Another thing that I found really really encouraging, speaking to Chris McKay at NASA, was that basically every problem that humanity has faced has been overcome, and it's been overcome by lots of different people getting together. Science is sort of a huge collaboration between minds over hundreds and hundreds of years, and all across the world; it's just this world-huge collaboration. So with that in mind, and with the speed in which information travels now because we have the internet, and so many more people can learn so much more about the problem, things can change. It kind of describes how there's going to be a critical point where enough people know about the problem, the answer is certainly going to emerge, just by the fact that there's that sheer number of people thinking about it because that's always what's happened in the past. That's how we solve problems as a species. It's not just one person coming up with an answer, it's a sort of mass of knowledge moving forward. That was really encouraging, they weren't really saying it in an airy fairy dreamy way, he was saying that in a very straight, serious, massive scientist "this is how it's going to be" kind of way.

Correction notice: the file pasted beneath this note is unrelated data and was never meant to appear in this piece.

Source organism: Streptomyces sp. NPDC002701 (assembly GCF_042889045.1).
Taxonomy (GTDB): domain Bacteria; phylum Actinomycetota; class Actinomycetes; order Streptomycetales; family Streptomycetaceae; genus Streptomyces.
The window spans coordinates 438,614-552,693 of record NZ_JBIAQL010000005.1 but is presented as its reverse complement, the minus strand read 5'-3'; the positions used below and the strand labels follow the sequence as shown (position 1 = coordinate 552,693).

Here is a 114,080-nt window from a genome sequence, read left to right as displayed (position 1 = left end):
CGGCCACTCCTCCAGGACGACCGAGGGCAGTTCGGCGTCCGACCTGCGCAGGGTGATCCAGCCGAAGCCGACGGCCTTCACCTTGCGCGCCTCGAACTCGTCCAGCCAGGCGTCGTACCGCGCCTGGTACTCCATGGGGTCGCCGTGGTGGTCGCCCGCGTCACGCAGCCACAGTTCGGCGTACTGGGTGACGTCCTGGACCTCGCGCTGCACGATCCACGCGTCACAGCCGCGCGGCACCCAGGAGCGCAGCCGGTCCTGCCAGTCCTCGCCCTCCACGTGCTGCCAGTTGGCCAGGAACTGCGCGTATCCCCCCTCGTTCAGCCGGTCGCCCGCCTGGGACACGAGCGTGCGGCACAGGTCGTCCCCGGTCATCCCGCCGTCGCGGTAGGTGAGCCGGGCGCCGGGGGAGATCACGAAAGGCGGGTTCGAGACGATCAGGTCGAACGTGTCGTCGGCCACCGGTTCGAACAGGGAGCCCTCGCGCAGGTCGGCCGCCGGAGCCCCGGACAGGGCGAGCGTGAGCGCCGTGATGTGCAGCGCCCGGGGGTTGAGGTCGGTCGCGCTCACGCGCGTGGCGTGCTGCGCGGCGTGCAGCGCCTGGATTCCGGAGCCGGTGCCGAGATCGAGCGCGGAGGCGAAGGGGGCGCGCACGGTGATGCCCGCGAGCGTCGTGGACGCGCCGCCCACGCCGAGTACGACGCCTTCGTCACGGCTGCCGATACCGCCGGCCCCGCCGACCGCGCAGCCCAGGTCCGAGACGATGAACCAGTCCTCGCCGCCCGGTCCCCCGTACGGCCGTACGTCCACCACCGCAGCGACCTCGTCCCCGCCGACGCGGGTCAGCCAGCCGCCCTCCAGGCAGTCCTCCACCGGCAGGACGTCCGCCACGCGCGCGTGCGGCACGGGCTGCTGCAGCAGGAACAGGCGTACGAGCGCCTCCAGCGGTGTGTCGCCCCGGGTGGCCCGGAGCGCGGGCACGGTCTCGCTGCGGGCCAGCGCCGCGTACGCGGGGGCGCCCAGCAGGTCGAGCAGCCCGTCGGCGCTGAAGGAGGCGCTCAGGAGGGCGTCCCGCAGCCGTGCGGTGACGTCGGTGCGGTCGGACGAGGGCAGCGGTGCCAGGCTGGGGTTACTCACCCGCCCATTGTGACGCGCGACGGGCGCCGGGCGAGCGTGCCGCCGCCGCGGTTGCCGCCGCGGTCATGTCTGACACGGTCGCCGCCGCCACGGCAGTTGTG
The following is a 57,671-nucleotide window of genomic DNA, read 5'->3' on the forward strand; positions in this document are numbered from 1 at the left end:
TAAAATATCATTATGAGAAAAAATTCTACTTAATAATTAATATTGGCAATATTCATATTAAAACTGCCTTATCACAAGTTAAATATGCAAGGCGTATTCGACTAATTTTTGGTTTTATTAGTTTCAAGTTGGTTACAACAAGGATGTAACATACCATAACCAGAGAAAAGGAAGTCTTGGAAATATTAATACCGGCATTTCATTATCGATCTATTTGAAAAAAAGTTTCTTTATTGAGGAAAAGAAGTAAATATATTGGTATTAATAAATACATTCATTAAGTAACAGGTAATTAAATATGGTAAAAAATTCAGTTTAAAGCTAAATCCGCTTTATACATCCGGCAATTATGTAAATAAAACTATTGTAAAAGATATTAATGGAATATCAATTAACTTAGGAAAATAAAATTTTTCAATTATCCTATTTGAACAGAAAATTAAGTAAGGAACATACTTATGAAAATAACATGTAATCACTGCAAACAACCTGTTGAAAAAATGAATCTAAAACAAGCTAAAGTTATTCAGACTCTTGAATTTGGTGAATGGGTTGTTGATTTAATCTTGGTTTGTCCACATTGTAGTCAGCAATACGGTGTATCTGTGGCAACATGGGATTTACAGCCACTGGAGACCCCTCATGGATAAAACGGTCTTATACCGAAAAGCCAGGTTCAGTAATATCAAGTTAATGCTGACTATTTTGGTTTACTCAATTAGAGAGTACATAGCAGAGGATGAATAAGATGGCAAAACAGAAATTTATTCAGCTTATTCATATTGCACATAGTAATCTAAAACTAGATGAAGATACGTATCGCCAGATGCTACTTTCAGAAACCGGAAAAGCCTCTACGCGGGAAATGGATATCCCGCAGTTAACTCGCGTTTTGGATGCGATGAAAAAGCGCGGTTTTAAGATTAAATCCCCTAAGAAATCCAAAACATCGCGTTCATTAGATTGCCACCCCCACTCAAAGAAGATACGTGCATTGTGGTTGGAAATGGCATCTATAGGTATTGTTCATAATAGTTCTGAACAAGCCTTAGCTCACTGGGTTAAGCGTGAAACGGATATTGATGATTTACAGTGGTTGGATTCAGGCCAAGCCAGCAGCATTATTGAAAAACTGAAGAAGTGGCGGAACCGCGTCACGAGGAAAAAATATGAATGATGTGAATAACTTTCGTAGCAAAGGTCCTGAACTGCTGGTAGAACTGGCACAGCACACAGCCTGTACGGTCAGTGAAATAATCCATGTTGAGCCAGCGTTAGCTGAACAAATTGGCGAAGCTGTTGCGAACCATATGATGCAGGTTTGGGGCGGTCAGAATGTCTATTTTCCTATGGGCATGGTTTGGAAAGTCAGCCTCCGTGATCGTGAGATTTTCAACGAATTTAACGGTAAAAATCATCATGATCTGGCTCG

So that sounds really optimistic, that it's all going to be okay somehow, but communication is a big part of that. It also made me really happy that what I am doing is kind of feeding into that and even though it's not the hugest thing in the world, little by little you slowly get toward tipping the balance of enough people knowing there's a problem, and it all will emerge somehow. There will be many different answers for sure.